The above graphs show the percent change in the price index measurements. The first graph shows there was a 1.2 percent increase in the overall Consumer Price Index from April to June 2013 in the Detroit-Ann Arbor-Flint area. According to the Bureau of Labor Statistics, this is mainly based on the fact that energy costs increased by 6.6 percent over the three month time period.

For the Consumer Price Index Less Food and Energy, there was a 0.6 percent increase in the index from April to June 2013. This change was smaller than the overall Consumer Price Index percent increase.

Slide15

Slide16

The above charts show the Standard and Poor’s Case Shiller Home Price Index for the Detroit Metropolitan Statistical Area. The index includes the price for homes that have sold but does not include the price of new home construction, condos, or homes that have been remodeled.

According to the index, the average price of single-family dwellings sold in Metro Detroit was $87,990 in May 2013. This was an increase of approximately $18,300 from the average price in June 2011.

Like the Home Price Index, the annual percent change in the Home Price Index also showed an overall increase since June 2011. Between May 2012 and May 2013, there was a 19.16 percent increase in home prices for the Detroit MSA.

Slide18

Slide19

Slide20

The above charts show the number of residential building permits obtained each month in Wayne, Oakland, and Macomb counties from January 2012 until June 2013. These numbers are reported by local municipalities to the Southeastern Michigan Council of Governments and include single family, two family, attached condo, and multi-family units.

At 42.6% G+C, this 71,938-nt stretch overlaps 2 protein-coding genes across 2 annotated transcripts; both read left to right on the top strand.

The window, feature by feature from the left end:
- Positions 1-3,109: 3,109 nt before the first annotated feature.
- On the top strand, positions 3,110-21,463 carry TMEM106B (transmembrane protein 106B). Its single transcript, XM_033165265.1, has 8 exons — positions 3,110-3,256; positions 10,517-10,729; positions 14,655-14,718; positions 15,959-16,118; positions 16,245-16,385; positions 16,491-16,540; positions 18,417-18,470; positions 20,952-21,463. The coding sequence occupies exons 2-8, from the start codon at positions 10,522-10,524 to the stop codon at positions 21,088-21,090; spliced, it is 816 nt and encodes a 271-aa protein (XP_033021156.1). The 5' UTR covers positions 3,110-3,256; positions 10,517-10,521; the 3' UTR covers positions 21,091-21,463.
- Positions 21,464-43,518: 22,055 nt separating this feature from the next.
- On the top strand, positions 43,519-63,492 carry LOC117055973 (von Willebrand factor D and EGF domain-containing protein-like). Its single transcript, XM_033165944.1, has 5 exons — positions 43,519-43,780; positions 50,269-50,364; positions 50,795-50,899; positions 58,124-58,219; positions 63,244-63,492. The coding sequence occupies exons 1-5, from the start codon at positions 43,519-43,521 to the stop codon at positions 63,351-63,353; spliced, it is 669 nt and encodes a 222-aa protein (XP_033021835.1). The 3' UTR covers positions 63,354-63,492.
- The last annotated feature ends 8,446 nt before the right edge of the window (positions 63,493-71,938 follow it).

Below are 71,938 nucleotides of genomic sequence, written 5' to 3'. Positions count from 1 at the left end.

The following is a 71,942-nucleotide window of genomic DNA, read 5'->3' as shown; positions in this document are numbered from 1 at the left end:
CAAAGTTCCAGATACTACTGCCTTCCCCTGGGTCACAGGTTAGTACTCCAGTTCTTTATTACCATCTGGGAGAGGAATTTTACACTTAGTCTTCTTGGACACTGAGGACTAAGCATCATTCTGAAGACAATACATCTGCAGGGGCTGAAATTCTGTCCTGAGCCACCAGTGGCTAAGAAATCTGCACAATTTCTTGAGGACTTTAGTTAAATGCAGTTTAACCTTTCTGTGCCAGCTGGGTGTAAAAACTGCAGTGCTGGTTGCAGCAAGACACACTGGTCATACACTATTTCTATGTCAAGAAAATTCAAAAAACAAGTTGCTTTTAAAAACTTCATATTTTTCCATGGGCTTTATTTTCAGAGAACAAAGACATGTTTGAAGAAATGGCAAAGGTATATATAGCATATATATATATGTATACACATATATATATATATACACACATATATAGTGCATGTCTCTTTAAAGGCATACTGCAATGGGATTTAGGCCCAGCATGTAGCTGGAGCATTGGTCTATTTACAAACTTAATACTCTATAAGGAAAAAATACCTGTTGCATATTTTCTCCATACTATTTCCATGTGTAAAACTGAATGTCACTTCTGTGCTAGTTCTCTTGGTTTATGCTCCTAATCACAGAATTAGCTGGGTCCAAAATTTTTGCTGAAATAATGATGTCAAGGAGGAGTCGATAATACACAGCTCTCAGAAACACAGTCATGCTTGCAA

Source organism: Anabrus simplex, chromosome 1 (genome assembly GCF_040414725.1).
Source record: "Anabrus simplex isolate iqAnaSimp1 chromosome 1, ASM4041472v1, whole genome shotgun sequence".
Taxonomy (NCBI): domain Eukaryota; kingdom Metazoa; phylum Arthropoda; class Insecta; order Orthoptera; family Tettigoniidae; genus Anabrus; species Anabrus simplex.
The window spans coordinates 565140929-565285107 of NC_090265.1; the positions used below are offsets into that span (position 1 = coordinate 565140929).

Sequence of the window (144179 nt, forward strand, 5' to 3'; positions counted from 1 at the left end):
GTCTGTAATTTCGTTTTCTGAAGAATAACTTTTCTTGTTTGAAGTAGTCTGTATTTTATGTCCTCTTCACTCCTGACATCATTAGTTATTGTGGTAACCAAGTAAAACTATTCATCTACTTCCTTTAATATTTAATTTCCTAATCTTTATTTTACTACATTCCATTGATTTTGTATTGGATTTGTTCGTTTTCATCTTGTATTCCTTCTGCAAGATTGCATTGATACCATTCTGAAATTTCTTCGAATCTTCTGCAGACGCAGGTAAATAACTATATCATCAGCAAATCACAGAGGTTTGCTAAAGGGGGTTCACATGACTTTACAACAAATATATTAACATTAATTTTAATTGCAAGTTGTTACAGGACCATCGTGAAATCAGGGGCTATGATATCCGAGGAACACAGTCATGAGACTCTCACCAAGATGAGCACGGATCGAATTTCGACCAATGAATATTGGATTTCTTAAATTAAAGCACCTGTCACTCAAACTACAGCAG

Of the three counties examined, Wayne County was the only county that experienced an increase in the number of permits obtained from May to June in 2013 (an increase of 40 permits). The number obtained in Oakland County decreased by 64 from May to June and the number for Macomb County decreased by 30.

When comparing the number of permits obtained in June 2012 versus June 2013 for these three counties, Macomb and Wayne counties showed increases, 98 and 49 respectively. There was a decrease of 71 permits for Oakland County.

In June of 2013 there were 100 building permits pulled in Wayne County, 155 pulled in Oakland County and 187 pulled in Macomb County.

 

Advertisements

One Response to “Detroit’s unemployment remains steady”

  1. How sports can keep Detroit’s spirit thriving | ZouFeed Says:

    […] auto industry. Many moved out to nearby suburbs as the crime and homicide rate soared. With the unemployment rate at 16 percent, homicide rates are at their highest in nearly 40 years and citizens waiting an average of 58 […]

Leave a Reply

Fill in your details below or click an icon to log in:

WordPress.com Logo

You are commenting using your WordPress.com account. Log Out / Change )

Twitter picture

You are commenting using your Twitter account. Log Out / Change )

Facebook photo

You are commenting using your Facebook account. Log Out / Change )

Google+ photo

You are commenting using your Google+ account. Log Out / Change )

Connecting to %s


%d bloggers like this: